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  1. #1
    Astonishing Member mathew101281's Avatar
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    Default Controversial Statement: Wonderwoman needs more male readers.

    People wonder why Wonderwoman doesn’t have as many books as Batman, Superman or even Green Lantern. It could be because Wonderwoman’s primary demographic is far more limited. Wonderwoman seems almost exclusively targeted at female readers. Some would say “aren’t Batman and Superman targeted at male readers?” . I’d say not completely. Though Batman, and Superman, themselves might be white/male, the have several supporting characters that aren’t. These characters help to broaden the appeal of the franchise as a whole. Wonderwoman really doesn’t have that. So in a way she’s working from a smaller potential fan pool.

    Even Flash has Female derivatives.

    The closed Wonderwoman has to prominent male character is Steve Trevor. And he’s more male Lois Lane, then Supergirl or Batwoman. Does anyone else see this as a potential problem for the character.

  2. #2
    Relic Seeker Pinsir's Avatar
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    Isn't WW's readership already majority male though?
    Want to read Wonder Woman stories, but don't know where to start? Check out my top 10 lists for Golden Age, Silver Age, Bronze Age and Modern Age Wonder Woman tales!

  3. #3
    Extraordinary Member j9ac9k's Avatar
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    Speaking only for myself, I don't regularly buy any books from the Trinity. I do, however, pick up a storyline here and there if it seems interesting to me and the creative team gets me excited. I bought the Azzarello/ Chiang Wonder Woman because of the art at first, then because I liked where the story was going.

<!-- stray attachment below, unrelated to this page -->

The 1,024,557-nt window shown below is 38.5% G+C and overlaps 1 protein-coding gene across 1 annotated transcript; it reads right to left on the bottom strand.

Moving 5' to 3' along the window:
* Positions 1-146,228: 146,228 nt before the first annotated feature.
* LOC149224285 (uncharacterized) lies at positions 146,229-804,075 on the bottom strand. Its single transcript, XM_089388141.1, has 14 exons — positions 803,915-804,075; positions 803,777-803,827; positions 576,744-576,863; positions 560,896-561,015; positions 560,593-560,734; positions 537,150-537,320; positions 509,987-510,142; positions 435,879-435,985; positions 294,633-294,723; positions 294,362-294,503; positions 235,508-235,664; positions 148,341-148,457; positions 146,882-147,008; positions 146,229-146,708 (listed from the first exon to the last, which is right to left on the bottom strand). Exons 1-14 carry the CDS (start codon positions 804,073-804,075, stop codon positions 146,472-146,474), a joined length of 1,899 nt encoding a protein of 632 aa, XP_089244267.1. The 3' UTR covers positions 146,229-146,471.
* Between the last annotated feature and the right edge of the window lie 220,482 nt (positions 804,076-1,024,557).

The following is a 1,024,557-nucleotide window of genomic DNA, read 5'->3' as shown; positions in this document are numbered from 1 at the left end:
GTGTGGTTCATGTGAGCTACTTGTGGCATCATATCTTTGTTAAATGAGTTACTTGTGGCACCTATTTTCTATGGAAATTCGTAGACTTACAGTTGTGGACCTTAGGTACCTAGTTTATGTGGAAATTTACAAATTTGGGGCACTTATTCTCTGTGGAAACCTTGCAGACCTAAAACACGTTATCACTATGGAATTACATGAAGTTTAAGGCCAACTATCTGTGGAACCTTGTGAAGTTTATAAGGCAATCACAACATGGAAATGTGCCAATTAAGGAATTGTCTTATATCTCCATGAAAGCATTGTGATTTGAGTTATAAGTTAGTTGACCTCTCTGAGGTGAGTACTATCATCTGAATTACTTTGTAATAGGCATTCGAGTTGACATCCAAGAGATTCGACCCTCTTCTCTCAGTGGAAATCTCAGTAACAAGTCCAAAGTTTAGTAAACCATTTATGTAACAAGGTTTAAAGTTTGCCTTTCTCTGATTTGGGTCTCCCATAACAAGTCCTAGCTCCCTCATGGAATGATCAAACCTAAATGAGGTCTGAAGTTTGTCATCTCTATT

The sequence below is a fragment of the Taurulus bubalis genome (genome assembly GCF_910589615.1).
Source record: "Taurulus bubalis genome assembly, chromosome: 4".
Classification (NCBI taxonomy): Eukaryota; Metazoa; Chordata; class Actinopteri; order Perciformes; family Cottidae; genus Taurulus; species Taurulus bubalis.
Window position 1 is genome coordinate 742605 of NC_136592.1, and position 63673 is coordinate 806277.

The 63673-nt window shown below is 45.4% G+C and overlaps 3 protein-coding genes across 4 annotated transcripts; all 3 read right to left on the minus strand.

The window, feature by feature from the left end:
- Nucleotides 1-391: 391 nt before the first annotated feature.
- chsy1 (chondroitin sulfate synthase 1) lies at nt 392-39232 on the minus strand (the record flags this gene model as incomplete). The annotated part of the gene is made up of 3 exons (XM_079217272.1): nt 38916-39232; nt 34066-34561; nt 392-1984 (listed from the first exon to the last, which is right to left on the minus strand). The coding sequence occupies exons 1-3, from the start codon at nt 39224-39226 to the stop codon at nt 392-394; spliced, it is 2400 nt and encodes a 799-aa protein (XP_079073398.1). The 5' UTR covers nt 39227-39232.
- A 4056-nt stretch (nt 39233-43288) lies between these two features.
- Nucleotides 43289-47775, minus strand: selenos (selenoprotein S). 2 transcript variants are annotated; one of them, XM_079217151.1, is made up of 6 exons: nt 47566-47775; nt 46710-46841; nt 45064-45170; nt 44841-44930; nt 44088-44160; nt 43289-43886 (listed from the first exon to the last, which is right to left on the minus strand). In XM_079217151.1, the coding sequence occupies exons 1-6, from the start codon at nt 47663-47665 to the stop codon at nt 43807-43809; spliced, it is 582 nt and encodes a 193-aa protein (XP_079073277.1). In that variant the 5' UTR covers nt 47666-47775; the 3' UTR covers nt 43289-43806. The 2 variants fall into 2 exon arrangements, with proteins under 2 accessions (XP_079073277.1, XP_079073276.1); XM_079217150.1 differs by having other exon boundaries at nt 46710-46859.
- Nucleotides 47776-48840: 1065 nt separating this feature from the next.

I would also say that if you look a say the 90's, Wonder Woman seemed aimed at guys because of the cheesecake factor and the "badgirl" trend that saw a lot of female characters become more sexualized. Not sure how that translated in sales, but I don't recall her having more titles in the "WW family."

  4. #4
    Fantastic Member Gotham citizen's Avatar
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    I don't think the problem is a lack of male supporting character: look characters like Catwoman, Barbara Gordon, Storm, Psylocke, Jean Grey, Rogue, Emma Frost: they have a lot of male fans, even if they are female characters. In my opinion no one read a book for the sex of the supporting character: the people reads a book if the main character is loved and the stories are good and the Batman franchise is a perfect example of that: in almost all the title the main character (doesn't matter if he is Batman, Nightwing, Batgirl…) works alone.
    Last edited by Gotham citizen; 02-28-2020 at 01:03 PM.

  5. #5
    Extraordinary Member Jackalope89's Avatar
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    Quote Originally Posted by Gotham citizen View Post
    I don't think the problem is a lack of male supporting character: look characters like Catwoman, Barbara Gordon, Storm, Psylocke, Jean Grey, Rogue, Emma Frost: they have a lot of male fans, even if they are female characters. In my opinion no one read a book for the sex of the supporting character: the people reads a book if the main character is loved and the stories are good and the Batman franchise is a perfect example of that: in almost all the title the main character (doesn't matter if he is Batman, Nightwing, Batgirl…) works alone.
    I agree that not having a "male counterpart" (like Batman has Batgirl/Batwoman and Superman has Supergirl) isn't the issue. That said; I wouldn't mind if she did have someone like that. Because literally all the other big names of the Justice League have an opposite sex counterpart, except her.

  6. #6
    Fantastic Member Gotham citizen's Avatar
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    Yes but they are counterpart, not supporting character: both Batwoman than Batgirl have their own title, with their own stories. The only real supporting character that Batman had, were the various Robin, Alfred and Commissioner Gordon, who were all male.